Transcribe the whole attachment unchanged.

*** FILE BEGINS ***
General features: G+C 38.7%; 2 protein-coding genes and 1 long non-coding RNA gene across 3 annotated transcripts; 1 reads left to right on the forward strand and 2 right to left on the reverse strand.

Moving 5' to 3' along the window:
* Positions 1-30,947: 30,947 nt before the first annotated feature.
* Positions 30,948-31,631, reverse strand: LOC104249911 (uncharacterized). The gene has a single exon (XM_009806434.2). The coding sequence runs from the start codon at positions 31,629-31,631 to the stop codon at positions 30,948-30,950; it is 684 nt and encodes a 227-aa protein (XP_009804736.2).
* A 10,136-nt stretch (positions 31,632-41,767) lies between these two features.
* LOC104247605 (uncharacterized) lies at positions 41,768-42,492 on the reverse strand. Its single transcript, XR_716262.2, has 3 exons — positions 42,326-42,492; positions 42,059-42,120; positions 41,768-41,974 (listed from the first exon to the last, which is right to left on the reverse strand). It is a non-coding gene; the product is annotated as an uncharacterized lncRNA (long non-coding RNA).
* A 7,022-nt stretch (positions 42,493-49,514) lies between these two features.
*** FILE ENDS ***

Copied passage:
General features: G+C 38.7%; 2 protein-coding genes and 1 long non-coding RNA gene across 3 annotated transcripts; 1 reads left to right on the forward strand and 2 right to left on the reverse strand.

Moving 5' to 3' along the window:
* Positions 1-30,947: 30,947 nt before the first annotated feature.
* Positions 30,948-31,631, reverse strand: LOC104249911 (uncharacterized). The gene has a single exon (XM_009806434.2). The coding sequence runs from the start codon at positions 31,629-31,631 to the stop codon at positions 30,948-30,950; it is 684 nt and encodes a 227-aa protein (XP_009804736.2).
* A 10,136-nt stretch (positions 31,632-41,767) lies between these two features.
* LOC104247605 (uncharacterized) lies at positions 41,768-42,492 on the reverse strand. Its single transcript, XR_716262.2, has 3 exons — positions 42,326-42,492; positions 42,059-42,120; positions 41,768-41,974 (listed from the first exon to the last, which is right to left on the reverse strand). It is a non-coding gene; the product is annotated as an uncharacterized lncRNA (long non-coding RNA).
* A 7,022-nt stretch (positions 42,493-49,514) lies between these two features.